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Showing posts from November, 2016

What Colour is the Sun? - Brian Clegg ****

This is Brian Clegg's follow-up to How Many Moons Does the Earth Have?with the same format, but all new questions. As I may have mentioned before, science and fun go together like… well, like things that don’t often go together at all.  So it’s no mean feat to find that Brian Clegg has managed to combine the two so skilfully here. Like its predecessor, the book is in the format of a pair of pub quizzes, but unless you’re drinking in a pub favoured by geeky academics in either Oxford or Cambridge, I would say that 99.99% of readers will just read the book through like I did, to entertain and test themselves.    Each question is cleverly laid out, in that each is posed in the form of a puzzle, problem or brainteaser, augmented with a few related ‘while you wait’ fun facts on a single page; giving the reader the space to test themselves.  Once done, the reader then turns the page to find the answer - complete with a detailed explanation.  This makes each question an interesting standal…

Astrophotography - Rhodri Evans ****

This is a book that falls pretty firmly in the coffee table bracket, weighing in at over a kilo, and nearly 30 cm by 24. I'd usually be rather put off by this, but I was pleasantly surprised here.

We've seen plenty of photo-based books of space before, such as the even bigger Hubble books, but for me, Astrophotography probably has the best balance. It combines those gorgeous photographs we have come to know and love (partly because NASA and the ESA are so generous with making them freely available) with a good text by astronomer Rhodri Evans, which never dominates the images, but gives enough information to avoid this being a pure picture book. 

Even so, as the title suggests, it's the photographs that make it remarkable. Evans takes us an a tour, starting with the solar system, where as well as the inevitable planets we get some funky moons and comets (yes, it's up-to-date enough to include 67P and those great Pluto photos). 

From the limits of our solar system, we zoom …

Enhancing the Effectiveness of Team Science - Nancy Cooke & Margaret Hilton (Eds.) ****

Editor's note: This book is not popular science in the usual sense and the primary audience is those working in science, but it gives insights that will prove valuable beyond the science community.

Research of biological, chemical or physical sciences in all their guises is increasingly the domain of large-scale, multi-centre, cross-disciplinary collaboration. Almost gone is the era when individual investigators secured funding to undertake narrowly defined projects, replaced by a ‘team science’ philosophy in which both practical and theoretical research, basic or applied, is performed by consortia of scientists with a range of skill sets who are brought together to address so-called grand challenges. As team members are typically in geographically distinct locations, often in different countries or continents, this provides logistical obstacles to project coordination, management and implementation. Knowing how a team-based approach can function optimally, as well as how universit…

Four Way Interview - Tom Cabot

Tom Cabot is a London-based book editor and designer with a background in experimental psychology, natural science and graphic design. He founded the London-based packaging company, Ketchup, and has produced and illustrated many books for the British Film Institute, Penguin and the Royal Institute of British Architects. Tom has held a lifelong passion to explain science graphically and inclusively ... ever since being blown away by Ray and Charles Eames’ Powers of Ten at an early age. His first book is Eureka, an infographic guide to science.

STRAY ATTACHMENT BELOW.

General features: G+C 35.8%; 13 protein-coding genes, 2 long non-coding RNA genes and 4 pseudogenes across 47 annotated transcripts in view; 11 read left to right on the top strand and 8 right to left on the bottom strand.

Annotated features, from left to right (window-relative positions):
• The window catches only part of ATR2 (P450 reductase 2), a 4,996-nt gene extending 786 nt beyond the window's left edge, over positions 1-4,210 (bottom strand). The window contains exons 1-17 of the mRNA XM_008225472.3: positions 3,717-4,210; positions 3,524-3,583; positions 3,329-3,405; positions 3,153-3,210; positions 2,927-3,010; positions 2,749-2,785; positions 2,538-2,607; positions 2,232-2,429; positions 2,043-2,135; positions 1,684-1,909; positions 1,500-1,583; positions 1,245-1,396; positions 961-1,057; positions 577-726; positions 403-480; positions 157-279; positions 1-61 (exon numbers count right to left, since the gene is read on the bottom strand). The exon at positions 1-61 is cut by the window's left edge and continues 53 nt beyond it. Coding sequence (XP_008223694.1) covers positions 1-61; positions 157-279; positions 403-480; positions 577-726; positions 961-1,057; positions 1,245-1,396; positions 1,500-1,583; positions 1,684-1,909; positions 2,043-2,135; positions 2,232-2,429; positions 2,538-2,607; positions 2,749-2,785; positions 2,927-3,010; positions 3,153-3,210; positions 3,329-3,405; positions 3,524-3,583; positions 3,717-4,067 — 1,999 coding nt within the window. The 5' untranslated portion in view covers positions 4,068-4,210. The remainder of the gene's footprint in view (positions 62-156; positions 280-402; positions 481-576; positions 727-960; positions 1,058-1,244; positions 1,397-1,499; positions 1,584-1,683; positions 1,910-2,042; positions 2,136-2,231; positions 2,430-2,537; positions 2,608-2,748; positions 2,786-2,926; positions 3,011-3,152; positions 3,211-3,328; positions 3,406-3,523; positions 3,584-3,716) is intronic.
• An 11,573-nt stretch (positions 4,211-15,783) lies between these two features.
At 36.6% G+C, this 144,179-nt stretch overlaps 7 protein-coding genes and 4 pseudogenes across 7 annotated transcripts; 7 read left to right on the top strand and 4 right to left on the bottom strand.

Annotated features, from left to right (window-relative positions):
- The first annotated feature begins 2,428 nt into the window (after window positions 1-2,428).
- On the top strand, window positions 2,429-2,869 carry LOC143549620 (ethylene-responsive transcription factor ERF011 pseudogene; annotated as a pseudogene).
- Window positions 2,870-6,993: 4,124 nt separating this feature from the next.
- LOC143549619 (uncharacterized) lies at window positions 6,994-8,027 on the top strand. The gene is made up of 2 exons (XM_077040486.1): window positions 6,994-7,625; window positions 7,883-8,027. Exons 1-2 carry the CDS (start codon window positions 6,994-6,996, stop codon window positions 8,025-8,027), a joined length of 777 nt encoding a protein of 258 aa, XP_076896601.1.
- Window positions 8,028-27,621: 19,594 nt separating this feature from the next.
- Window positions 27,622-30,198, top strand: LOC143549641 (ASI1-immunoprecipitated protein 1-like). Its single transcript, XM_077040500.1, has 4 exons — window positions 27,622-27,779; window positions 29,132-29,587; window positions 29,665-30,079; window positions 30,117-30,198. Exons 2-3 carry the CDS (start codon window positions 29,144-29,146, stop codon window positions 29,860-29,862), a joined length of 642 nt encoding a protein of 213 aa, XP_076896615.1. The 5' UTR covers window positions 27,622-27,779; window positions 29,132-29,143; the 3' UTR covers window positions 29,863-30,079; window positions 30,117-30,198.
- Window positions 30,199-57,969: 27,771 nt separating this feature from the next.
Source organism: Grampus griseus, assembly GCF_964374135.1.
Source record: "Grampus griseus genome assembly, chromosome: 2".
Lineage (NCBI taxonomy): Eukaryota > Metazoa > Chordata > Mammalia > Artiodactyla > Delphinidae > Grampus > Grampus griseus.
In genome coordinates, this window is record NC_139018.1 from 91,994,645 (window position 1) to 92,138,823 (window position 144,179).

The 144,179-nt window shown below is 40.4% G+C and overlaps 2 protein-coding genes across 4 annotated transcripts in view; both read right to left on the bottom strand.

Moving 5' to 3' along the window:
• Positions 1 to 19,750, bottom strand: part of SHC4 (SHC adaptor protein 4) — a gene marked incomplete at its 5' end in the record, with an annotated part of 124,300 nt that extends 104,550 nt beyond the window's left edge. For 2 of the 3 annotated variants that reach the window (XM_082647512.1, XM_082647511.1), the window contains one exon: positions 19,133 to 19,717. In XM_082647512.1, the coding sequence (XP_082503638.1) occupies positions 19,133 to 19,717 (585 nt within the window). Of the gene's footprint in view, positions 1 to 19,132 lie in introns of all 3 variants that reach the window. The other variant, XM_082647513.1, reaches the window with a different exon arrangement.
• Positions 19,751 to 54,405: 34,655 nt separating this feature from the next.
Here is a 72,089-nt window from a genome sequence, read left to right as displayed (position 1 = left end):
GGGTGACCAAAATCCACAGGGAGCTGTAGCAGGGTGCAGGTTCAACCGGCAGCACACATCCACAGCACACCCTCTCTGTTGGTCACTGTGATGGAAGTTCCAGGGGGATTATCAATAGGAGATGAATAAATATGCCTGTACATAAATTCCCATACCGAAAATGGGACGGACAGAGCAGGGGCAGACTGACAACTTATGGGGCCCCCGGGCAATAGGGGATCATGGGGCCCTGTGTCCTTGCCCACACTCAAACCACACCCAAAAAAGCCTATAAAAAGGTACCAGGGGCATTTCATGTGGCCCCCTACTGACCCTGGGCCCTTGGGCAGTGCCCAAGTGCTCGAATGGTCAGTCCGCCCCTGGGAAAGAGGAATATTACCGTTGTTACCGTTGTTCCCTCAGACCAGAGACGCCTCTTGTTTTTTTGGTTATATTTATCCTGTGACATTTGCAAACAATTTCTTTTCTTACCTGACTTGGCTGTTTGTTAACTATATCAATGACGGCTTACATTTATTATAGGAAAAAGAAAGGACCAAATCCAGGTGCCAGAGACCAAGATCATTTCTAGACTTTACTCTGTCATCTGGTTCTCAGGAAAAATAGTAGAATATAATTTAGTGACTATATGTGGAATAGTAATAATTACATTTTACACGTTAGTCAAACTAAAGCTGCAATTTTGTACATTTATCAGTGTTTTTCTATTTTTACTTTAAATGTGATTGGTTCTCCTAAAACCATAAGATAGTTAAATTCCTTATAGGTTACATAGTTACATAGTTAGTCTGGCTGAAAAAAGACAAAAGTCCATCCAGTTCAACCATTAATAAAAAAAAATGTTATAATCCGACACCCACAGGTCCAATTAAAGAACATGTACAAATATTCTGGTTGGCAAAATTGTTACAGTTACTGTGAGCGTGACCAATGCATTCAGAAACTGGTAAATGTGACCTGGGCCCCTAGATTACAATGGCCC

Why infographics?
For me infographics provided a way to present heavy-lifting science in an alluring and playful, but ultimately illuminating, way. And I love visualising data and making it as attractive as the ideas are.  The novelty of the presentation hopefully gets the reader to look afresh. I love the idea of luring in readers who might normally be put off by drier, more monotone science – people who left science behind at 16. I wanted the boo…

The Realization of Star Trek Technologies - Mark Lasbury ***

When a popular science writer takes on the science of Star Trek, the result is inevitably going to be held up against Lawrence Krauss's The Physics of Star Trek - an early popular science book and one of the first I ever read. I'm glad to say that Mark Lasbury manages to avoid the danger of rehashing Krauss's book. Where the earlier title took key Star Trek technologies and explored whether they could be made possible with actual physics, Lasbury gives us the Star Trek explanations and some thoughts on their feasibility, but concentrates primarily on situations where real life technology can provide some of the features of the Star Trek equivalent. In doing this, unlike Krauss, he omits aspects such as the warp drive, instant communication and time travel where the technology doesn't have a real-world parallel.

It quickly becomes clear that Lasbury really knows his stuff on what happens in different Star Trek episodes and the assorted 'technical manuals' that ha…

Why Icebergs Float - Andrew Morris ***

It is challenging to find a new way to present science to the general public, and I have to start off by congratulating Andrew Morris on his novel approach of exploring the science of everyday things by following the random flow of topics at a discussion group. To an extent this isn't new - Galileo, for example, made his science books more accessible by using an ancient approach of constructing a fake discussion between three individuals: the supporter of the status quo, the supporter of new ideas and the everyman to go 'Duh,' I don't understand this' (think Dr Who companion) giving the others a chance to explain.